Opioid overdose deaths rise in Minnesota

Powdered heroin is pictured in this undated photograph (DEA)

ST. PAUL, Minn. (AP) — New data from the U.S. Centers for Disease Control and Prevention shows that deaths from opioid overdoses rose in Minnesota last year, especially among younger adults.

At least 338 people died from opioid overdoses in 2015, up from 319 the previous year. The highest number of overdose deaths occurred among people in their late 20s or early 30s rather than older people for the first time since at least the 1990s, the Minnesota Public Radio (http://bit.ly/2gtSe0K) reported.

Opioids are a category of drugs that include heroin and prescription painkillers, and are highly addictive. Dependent users can die from overdose due their respiratory system shutting down. Prince died of an overdose of the opioid fentanyl in April.

"It's hitting rural areas harder than it is cities," Rural Aids Action Network program manager Maggie Kazel said. "I think that's a hard concept for a lot of people to grasp because we have a historic setup in our brains of drugs equal big cities. What we see in Duluth is horrible, what they see on the Iron Range is pure tragic."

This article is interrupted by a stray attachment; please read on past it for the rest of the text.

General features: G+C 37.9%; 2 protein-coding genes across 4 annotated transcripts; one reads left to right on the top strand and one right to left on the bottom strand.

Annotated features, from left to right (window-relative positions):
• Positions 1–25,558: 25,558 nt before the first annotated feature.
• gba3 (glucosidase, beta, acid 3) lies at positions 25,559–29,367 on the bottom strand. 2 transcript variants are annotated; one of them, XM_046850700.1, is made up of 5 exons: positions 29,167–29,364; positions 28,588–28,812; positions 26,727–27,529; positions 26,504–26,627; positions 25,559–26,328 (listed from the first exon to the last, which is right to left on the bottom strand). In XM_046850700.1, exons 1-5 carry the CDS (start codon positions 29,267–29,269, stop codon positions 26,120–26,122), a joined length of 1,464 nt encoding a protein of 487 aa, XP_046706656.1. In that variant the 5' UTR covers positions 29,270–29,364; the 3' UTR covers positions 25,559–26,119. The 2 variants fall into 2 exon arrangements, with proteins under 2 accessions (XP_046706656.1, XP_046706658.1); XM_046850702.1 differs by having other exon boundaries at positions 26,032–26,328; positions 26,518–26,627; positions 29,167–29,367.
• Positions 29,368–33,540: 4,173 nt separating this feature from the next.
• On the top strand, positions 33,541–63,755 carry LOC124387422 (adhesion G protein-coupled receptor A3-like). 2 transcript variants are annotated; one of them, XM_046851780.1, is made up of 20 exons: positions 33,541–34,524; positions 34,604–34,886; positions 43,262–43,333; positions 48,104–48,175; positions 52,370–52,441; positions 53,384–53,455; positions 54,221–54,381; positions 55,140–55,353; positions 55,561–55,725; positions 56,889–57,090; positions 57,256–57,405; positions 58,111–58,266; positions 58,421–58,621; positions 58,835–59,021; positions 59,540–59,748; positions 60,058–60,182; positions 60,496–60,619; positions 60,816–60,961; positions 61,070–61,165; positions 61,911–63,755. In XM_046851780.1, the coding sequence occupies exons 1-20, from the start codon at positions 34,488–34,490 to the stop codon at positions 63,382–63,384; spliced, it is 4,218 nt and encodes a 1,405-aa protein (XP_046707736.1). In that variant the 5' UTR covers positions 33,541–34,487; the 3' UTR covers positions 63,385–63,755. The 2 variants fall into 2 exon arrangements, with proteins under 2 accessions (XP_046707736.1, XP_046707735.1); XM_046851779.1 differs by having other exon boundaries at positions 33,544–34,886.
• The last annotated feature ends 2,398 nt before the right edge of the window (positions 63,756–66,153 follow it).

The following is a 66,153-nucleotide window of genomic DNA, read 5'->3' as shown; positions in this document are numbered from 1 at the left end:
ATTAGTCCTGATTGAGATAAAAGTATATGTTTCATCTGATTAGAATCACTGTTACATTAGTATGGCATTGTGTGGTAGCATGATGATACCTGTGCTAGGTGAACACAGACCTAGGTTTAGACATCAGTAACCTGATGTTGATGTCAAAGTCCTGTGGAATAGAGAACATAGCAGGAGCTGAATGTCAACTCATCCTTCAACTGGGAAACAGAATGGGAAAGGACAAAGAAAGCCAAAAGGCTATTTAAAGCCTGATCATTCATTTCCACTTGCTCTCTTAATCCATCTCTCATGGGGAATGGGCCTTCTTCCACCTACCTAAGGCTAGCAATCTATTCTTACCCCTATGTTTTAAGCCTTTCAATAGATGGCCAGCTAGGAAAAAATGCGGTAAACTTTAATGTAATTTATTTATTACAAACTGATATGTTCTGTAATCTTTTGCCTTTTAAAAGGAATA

Dana Farley, the Minnesota Department of Health's alcohol and drug prevention policy director, said synthetic opioids seem to have become more accessible recently, which could account for some of the deaths among younger users.

The number of people killed by opioid overdoses in Minnesota has risen steadily since 1999, but the state still fares better than others, such as West Virginia and Maine. The CDC awarded the state health department about $585,000 to develop more opioid overdose prevention plans, including a program for updated data collection and improvements to Minnesota's prescription-monitoring program.


Information from: Minnesota Public Radio News, http://www.mprnews.org